by varying the size of the neighborhood. Constraint lines
that occur along the curve of a motion boundary are
grossly incorrect due to sampling effects [2], [l]. If the
neighborhood size w is defined to be the width of a neighborhood, then the number of grossly incorrect constraint
lines generated along a motion boundary within a neighborhood increases at most linearly with neighborhood
size. The number of constraint lines that are not grossly
incorrect always increases as the square of neighborhood
size. The ratio of grossly incorrect to reasonably accurate
constraint lines will always decrease at least as fast as
l/w where w is the neighborhood width. W ithin the
neighborhood of any good constraint line, there will always be enough reasonably accurate constraint lines to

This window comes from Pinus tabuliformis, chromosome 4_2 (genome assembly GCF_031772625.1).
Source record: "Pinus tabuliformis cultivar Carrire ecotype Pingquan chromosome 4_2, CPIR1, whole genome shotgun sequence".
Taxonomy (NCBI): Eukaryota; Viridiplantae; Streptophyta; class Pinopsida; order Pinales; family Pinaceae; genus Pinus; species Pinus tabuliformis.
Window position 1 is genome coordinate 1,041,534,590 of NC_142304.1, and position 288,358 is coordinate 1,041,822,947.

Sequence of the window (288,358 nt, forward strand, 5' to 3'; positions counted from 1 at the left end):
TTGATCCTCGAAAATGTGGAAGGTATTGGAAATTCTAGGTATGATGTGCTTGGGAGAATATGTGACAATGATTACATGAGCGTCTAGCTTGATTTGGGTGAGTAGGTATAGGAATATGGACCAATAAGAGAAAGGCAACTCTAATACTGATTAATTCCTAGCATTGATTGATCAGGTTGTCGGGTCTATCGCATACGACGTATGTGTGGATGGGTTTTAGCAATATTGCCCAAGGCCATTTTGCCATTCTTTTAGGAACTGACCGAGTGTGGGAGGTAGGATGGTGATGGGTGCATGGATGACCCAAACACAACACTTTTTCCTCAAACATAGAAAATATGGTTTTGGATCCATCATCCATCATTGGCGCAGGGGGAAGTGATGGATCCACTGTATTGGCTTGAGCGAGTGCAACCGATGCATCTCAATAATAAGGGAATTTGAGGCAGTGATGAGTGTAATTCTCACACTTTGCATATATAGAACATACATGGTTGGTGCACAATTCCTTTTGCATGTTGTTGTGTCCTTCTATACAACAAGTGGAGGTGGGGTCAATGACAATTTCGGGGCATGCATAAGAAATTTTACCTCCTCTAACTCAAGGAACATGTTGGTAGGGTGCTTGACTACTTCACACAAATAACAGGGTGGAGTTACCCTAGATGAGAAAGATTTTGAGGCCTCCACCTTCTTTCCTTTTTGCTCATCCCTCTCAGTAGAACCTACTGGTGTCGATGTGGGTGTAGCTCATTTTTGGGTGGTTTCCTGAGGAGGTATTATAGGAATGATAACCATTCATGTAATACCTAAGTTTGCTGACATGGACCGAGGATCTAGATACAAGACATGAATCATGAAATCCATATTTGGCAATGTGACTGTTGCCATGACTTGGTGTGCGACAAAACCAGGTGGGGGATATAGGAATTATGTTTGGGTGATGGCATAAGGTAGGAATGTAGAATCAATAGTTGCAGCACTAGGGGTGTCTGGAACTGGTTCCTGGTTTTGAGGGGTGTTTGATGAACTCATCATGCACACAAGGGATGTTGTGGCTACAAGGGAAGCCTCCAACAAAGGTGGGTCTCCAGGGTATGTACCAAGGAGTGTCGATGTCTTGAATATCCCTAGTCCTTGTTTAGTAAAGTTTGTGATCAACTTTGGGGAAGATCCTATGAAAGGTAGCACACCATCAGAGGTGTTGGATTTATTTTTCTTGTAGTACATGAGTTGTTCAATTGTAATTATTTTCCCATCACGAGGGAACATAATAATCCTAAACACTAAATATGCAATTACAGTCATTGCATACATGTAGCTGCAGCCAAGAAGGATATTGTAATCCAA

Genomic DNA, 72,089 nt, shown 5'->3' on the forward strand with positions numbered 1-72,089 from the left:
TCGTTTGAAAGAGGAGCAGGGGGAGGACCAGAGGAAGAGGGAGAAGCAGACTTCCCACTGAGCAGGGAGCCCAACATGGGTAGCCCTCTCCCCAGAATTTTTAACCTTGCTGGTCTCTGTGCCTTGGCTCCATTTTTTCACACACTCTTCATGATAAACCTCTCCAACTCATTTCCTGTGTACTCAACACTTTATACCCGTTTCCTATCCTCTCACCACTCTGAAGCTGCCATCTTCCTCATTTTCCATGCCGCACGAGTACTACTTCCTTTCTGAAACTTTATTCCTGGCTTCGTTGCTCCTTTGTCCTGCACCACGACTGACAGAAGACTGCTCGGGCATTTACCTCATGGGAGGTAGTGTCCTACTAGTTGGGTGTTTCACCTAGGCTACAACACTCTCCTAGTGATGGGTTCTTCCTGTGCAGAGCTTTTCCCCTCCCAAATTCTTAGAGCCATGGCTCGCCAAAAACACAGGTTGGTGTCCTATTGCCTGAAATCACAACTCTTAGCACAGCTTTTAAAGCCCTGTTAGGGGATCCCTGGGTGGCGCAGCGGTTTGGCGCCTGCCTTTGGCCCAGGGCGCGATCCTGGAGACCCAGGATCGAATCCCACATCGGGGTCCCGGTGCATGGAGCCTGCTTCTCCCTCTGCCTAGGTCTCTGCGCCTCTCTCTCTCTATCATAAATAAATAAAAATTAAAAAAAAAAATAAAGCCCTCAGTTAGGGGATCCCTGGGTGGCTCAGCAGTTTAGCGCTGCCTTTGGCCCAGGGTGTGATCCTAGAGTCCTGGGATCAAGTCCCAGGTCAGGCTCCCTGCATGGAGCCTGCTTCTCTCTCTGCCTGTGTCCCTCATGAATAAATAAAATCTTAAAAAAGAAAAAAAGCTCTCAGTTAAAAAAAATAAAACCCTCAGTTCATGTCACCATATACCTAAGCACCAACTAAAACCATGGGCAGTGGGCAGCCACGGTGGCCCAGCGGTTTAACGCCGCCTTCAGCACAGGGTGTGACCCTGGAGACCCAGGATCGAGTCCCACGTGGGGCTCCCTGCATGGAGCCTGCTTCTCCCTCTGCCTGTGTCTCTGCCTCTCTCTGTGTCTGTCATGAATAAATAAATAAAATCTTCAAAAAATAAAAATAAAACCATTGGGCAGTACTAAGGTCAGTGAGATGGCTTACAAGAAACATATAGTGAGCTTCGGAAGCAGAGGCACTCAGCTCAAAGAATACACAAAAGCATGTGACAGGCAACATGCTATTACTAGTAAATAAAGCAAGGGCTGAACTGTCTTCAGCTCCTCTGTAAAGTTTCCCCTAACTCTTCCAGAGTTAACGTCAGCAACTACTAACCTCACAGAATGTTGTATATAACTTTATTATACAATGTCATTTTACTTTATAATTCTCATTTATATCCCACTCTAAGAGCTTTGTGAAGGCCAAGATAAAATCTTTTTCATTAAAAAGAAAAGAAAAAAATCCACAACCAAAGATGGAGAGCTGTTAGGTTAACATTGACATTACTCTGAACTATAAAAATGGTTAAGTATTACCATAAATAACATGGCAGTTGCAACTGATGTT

form a tight cluster.
3) Numerical Condition: Constraint line intersections
are not always numerically well conditioned. W h e n two
constraint lines are close in orientation there can be a large
error in the intersection position. W h e n the constraint lines
have the same orientation and different displacements, the
lines will not intersect. In spite of these objections, the
constraint line clustering algorithm is robust by virtue of
the fact that only the tightest group of points are retained
to compute the motion estimate. W h e n an intersection position is computed for two constraint lines that are close
in orientation and displacement, then the position of the
intersection may be distant from the true position. Nearly
half of the interaction positions will be discarded. Any
grossly incorrect intersections will most probably be discarded since they lie outside the tightest cluster.
4) Selecting the Neighborhood Size: The algorithm is
relatively insensitive to the choice of neighborhood size.